Who was Gaius Claudius Glaber in History?

15/05/2021

     Gaius Claudius Glaber was a "Legatus", that is, a military commander during the Roman Empire. He also had the political title of Praetor and was defeated by Spartacus. Check out.


Who was Claudius Glaber?

     Gaius Claudius Glaber was a commander of the army of Ancient Rome, sporting the posts of general (also called legacy) and praetor in 73 BC He was defeated during the battle on Mount Vesuvius against the rebel gladiator Spartacus in the famous slave revolt, also known as Third Servile War, which came to have an army with more than 100 thousand ex-slaves.

     Glaber was a member of the plebeian family. He probably had a distant connection with the gens Claudia, a rich and prominent house in Rome. Glaber, who was one of eight elected to the post of praetor in 73 B.C., is only quoted by the classic stories about his disastrous leadership against Spartacus.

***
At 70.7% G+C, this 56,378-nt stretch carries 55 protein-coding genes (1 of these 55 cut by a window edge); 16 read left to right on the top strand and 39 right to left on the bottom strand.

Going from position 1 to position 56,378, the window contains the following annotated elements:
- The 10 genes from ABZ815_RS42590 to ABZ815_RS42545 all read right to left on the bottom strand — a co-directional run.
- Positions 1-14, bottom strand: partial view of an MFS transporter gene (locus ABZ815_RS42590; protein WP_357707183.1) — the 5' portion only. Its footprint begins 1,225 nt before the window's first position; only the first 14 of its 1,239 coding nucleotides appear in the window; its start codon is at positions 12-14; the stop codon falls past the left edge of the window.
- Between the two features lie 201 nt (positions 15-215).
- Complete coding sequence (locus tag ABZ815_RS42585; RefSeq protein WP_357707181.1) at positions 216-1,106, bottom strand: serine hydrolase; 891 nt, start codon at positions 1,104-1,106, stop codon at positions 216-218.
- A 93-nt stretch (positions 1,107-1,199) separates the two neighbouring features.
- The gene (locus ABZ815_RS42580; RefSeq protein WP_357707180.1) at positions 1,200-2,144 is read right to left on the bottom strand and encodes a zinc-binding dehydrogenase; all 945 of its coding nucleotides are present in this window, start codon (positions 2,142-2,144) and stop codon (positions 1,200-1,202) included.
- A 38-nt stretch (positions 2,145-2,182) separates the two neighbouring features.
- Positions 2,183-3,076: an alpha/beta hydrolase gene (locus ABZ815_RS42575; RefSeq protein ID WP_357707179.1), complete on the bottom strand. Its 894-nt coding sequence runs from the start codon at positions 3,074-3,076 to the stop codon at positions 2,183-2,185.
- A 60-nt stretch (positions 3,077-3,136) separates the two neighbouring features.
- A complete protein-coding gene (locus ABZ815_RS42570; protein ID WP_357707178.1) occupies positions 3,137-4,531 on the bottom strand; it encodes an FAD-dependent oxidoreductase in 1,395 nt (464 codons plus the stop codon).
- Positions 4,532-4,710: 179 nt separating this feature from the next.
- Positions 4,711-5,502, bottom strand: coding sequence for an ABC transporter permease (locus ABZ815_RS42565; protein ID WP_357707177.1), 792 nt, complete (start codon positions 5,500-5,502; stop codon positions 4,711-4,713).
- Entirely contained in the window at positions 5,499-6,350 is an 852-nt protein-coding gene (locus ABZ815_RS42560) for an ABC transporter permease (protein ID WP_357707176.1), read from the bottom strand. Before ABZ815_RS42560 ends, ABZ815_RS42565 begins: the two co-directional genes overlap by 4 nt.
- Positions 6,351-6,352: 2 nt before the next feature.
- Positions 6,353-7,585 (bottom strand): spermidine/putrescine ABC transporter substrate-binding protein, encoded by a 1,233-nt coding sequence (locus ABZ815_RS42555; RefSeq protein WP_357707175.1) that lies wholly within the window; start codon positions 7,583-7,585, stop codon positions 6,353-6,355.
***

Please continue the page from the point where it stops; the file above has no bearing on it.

How was Glaber Defeated?

     Gaius Claudius Glaber was defeated mainly because he did not have the aptitude to face the rebel gladiators in their unorthodox war tactics, such as the fall of the Capua Arena, with its forces from the Roman army, who were only private soldiers and not professional legionaries, which would have been more suited to the task of capturing Spartacus and his rebel forces.

     After Glaber besieged the slaves on the slopes of Mount Vesuvius, he failed to try to anticipate the next step of the rivals, he deduced that the rebels would descend the mountain from the same place they climbed, since it was the only pass, but using another of their unorthodox tactics, the Spartacus forces used ropes made from wild vines to descend the walls of the cliffs on the other side of the mountain. They then cornered Glaber platoons, annihilating his forces. Tactics still admired today by war strategists.

     Roman records make no mention of Glaber after his defeat. It is not known whether Gaius Claudius Glaber was killed or if he was simply considered too obscure for future mentions by classical historians.